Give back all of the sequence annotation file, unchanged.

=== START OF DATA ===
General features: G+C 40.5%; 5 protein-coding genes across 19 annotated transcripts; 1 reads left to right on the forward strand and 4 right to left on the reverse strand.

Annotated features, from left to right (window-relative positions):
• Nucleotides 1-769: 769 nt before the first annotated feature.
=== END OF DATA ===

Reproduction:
General features: G+C 40.5%; 5 protein-coding genes across 19 annotated transcripts; 1 reads left to right on the forward strand and 4 right to left on the reverse strand.

Annotated features, from left to right (window-relative positions):
• Nucleotides 1-769: 769 nt before the first annotated feature.